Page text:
The Invisible Men, an Israeli film by director Yariv Mozer, was one of the documentaries that screened at this year’s One World Human Rights Film Festival in Prague, Czech Republic. The film portrays the stories of three gay Palestinians and their struggle to create a tolerable life for themselves, free from persecution. Although their individual stories are different, the common denominator is that their sexual orientation has forced them all to leave their homes and families. Louie, 32, has been living illegally in Tel Aviv for eight years. He lives in constant fear of being discovered by the Israeli police and expelled. His everyday life is further constrained by the fact that he also has to be careful not to associate with Palestinians and Israeli Arabs, who might know his family and inform them about his whereabouts. Abdu, 24, escaped from Ramallah after his sexual orientation was discovered and he was detained, tortured and accused of being an Israeli collaborator. He is also living in Tel Aviv but has now been granted asylum by an undisclosed European country, and is about to leave. The third participant in the film is a 23-year-old man by the name of Faris, who is desperately trying to escape his family in the West Bank.
The state of Israel does not grant asylum to gay Palestinians, so individuals who find themselves in Louie’s situation require asylum from a third country. Israel did sign the Convention and Protocol Relating to the Status of Refugees, and as such has some legal obligation to protect gay Palestinians within its borders (if these individuals can prove that they are being persecuted for belonging to a specific social group). However, the reality of the matter is far more complex and Israel does not grant asylum to gay Palestinians, on the grounds that it may jeopardize national security.
Louie knows that resettlement in another country is his only option at this point and although the application process is long and uncertain, he is tired of living in hiding and decides to take a chance and apply. Whilst waiting for an answer, he befriends Abdu and through him he becomes acquainted with Faris. Louie, who is quiet and pensive, is different from Abdu who is outgoing and social. Yet the men form a warm friendship which seems to spring from their common struggle and search for acceptance and freedom somewhere in the world. Eventually, Louie gets a positive answer to his asylum application and yet he finds the prospect of leaving Israel daunting. He expresses his sadness plainly: “I want to breathe my culture, my land.”
The documentary is an interesting examination of how the concept of identity can be challenged to the extreme. The men have, in many ways, lost their families, communities and sense of belonging and yet they find solace in each other’s company and do the best they can to help each other, united in the fact that they are Palestinians and gay. Mozer does in no way show the men questioning their past life choices or sexual orientation; instead he focuses on their every day struggle in an environment that ultimately deems their presence in Israel as unwanted.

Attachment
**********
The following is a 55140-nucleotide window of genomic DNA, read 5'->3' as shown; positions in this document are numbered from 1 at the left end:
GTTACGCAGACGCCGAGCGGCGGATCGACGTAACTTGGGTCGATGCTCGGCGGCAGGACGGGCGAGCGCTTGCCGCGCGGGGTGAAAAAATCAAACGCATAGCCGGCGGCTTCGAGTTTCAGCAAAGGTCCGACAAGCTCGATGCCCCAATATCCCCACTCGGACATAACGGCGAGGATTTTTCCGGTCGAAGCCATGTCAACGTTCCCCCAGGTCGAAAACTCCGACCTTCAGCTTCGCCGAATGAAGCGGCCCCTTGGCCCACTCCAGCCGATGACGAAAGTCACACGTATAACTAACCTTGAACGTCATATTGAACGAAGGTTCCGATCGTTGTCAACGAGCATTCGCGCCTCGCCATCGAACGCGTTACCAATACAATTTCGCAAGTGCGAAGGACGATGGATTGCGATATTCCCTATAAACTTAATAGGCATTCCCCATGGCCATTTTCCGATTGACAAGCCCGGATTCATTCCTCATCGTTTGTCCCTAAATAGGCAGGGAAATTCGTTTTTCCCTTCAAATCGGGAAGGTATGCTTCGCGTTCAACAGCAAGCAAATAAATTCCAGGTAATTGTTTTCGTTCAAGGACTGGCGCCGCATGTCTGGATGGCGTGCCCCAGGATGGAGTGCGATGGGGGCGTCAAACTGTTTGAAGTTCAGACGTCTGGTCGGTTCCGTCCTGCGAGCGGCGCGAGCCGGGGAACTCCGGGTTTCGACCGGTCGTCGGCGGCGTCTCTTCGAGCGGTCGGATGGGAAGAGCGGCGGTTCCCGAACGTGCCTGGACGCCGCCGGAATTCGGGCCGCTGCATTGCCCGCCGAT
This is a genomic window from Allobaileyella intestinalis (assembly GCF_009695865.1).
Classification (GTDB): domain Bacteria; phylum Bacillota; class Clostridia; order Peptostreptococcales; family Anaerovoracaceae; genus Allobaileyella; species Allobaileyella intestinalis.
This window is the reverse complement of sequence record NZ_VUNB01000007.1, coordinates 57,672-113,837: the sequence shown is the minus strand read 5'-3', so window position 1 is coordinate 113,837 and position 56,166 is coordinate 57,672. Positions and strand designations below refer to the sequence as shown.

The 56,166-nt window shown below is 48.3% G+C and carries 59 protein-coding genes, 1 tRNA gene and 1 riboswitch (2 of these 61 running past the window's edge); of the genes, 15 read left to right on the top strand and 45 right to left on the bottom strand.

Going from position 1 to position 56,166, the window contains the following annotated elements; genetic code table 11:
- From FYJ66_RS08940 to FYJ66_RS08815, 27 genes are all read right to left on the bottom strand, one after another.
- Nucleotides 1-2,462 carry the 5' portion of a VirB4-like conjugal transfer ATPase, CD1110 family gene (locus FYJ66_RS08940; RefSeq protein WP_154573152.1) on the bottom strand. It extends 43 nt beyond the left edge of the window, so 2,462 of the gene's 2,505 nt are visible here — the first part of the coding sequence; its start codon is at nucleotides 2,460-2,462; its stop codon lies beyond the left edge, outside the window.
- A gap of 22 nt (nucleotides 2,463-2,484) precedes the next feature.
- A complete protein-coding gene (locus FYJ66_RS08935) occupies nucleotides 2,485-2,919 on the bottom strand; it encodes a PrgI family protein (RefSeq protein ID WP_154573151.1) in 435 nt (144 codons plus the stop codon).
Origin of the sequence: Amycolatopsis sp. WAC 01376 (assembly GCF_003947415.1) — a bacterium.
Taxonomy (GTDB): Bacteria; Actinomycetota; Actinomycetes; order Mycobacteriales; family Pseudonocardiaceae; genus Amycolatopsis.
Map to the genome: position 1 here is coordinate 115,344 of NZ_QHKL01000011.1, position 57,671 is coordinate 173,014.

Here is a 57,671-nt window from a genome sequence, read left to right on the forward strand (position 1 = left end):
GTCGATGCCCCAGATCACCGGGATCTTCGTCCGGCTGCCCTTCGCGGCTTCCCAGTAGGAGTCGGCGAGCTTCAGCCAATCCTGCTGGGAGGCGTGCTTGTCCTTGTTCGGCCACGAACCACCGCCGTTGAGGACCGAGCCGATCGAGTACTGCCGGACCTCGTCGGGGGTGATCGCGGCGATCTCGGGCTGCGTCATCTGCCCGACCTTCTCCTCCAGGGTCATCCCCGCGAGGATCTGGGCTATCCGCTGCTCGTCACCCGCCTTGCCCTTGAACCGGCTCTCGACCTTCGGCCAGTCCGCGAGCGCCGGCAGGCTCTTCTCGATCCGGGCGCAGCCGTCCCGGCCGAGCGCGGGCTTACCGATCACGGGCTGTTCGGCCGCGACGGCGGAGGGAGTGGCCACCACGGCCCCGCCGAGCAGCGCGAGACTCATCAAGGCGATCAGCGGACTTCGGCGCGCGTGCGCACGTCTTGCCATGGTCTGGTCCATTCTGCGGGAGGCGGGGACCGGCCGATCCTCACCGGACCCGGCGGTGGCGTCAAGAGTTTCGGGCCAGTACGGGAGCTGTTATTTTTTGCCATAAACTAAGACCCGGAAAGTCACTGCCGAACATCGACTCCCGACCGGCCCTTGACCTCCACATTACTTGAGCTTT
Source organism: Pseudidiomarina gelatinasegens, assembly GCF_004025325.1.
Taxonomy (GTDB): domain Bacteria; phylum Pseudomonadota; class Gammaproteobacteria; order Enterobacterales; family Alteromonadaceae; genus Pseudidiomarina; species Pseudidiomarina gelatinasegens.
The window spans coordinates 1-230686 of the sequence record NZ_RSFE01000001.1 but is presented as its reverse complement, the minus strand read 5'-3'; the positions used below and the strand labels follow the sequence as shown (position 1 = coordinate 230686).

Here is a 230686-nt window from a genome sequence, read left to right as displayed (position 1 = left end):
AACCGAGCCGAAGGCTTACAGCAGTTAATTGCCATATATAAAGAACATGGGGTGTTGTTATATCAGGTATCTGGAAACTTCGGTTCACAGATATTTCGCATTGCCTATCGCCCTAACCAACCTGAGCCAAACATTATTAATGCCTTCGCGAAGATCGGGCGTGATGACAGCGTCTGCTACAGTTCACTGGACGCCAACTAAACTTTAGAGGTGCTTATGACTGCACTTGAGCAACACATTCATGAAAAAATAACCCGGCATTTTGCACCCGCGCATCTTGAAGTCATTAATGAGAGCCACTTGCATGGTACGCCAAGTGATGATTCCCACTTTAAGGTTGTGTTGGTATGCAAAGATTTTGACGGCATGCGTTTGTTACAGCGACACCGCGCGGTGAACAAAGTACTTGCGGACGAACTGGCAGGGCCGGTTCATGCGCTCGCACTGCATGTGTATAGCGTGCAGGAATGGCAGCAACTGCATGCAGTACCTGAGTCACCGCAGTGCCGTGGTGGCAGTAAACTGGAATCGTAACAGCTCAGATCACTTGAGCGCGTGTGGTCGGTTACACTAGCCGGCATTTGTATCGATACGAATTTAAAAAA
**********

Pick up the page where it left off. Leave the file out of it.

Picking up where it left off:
The film has at times been criticized and perceived as controversial. In an interview with an Israeli newspaper, Mozer was asked a question, relating to why he made the film, to which he replied: “My intention is not to stir controversy for no reason. I wanted to make people aware of a political phenomenon.” However, it may be challenging, for a viewer who is unfamiliar with the political situation of gay Palestinians in Israel, to follow the stories on a deeper level, as the filmmaker never really provides the audience with explanations or any background information.
Tel Aviv has been voted as being the most gay-friendly city in the world and yet some critics say that this glossy image of being a gay-friendly and progressive haven is just a way for Israel to conceal the state’s treatment of Palestinians. The term critics often use to describe this phenomenon is “pinkwashing” and yet Mozer does not clearly focus on the irony which exists in the image that Israel is promoting internationally versus its treatment of gay Palestinians. Nevertheless it can be argued that the choice of subject matter does in itself challenge the idea of Israel being exceptionally gay-friendly and welcoming to all. In an interview published last year, the director was noted as saying: “My purpose was not to show how horrible the Palestinians are toward their people, but rather to show Israel what its responsibility is toward them.”
In the beginning of the documentary, Mozer states that he always wondered what it was like to be gay on the other side of the fence in the occupied territories. By focusing on a marginalized group which often remains in the shadows of society, he does manage to shed some light on the issue. The Invisible Men is personal, even intimate at times, yet it does not at any point seem obtrusive. This is a highly character-driven film which allows the audience to become acquainted with Louie, Abdu and Faris primarily as individuals caught in sociopolitical circumstances beyond their control. As a consequence of this directorial choice, the men are seen as real people, as opposed to being representatives or symbols of the Israel-Palestine conflict. This is one of the main strengths of the documentary.
Morvary Samaré is an Iranian born Swedish filmmaker/writer based in Prague.